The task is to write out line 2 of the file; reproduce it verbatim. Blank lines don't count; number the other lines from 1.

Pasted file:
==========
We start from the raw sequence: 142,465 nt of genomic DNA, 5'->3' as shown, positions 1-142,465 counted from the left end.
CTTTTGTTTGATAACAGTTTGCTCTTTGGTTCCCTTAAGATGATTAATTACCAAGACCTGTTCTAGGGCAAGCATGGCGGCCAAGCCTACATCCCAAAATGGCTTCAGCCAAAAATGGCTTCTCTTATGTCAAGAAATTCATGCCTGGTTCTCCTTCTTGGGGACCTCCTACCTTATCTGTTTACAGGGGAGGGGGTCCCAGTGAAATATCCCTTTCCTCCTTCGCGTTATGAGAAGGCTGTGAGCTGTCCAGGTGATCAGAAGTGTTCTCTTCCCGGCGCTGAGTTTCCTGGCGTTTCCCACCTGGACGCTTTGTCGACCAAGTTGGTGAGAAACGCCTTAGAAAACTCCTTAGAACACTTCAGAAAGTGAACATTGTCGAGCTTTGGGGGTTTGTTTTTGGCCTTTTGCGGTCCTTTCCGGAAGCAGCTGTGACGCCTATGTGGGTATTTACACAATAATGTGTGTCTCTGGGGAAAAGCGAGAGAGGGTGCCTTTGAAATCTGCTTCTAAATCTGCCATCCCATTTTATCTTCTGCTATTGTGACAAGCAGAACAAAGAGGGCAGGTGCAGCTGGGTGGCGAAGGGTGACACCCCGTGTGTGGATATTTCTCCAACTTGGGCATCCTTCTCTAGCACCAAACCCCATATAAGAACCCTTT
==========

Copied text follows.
CTTTTGTTTGATAACAGTTTGCTCTTTGGTTCCCTTAAGATGATTAATTACCAAGACCTGTTCTAGGGCAAGCATGGCGGCCAAGCCTACATCCCAAAATGGCTTCAGCCAAAAATGGCTTCTCTTATGTCAAGAAATTCATGCCTGGTTCTCCTTCTTGGGGACCTCCTACCTTATCTGTTTACAGGGGAGGGGGTCCCAGTGAAATATCCCTTTCCTCCTTCGCGTTATGAGAAGGCTGTGAGCTGTCCAGGTGATCAGAAGTGTTCTCTTCCCGGCGCTGAGTTTCCTGGCGTTTCCCACCTGGACGCTTTGTCGACCAAGTTGGTGAGAAACGCCTTAGAAAACTCCTTAGAACACTTCAGAAAGTGAACATTGTCGAGCTTTGGGGGTTTGTTTTTGGCCTTTTGCGGTCCTTTCCGGAAGCAGCTGTGACGCCTATGTGGGTATTTACACAATAATGTGTGTCTCTGGGGAAAAGCGAGAGAGGGTGCCTTTGAAATCTGCTTCTAAATCTGCCATCCCATTTTATCTTCTGCTATTGTGACAAGCAGAACAAAGAGGGCAGGTGCAGCTGGGTGGCGAAGGGTGACACCCCGTGTGTGGATATTTCTCCAACTTGGGCATCCTTCTCTAGCACCAAACCCCATATAAGAACCCTTT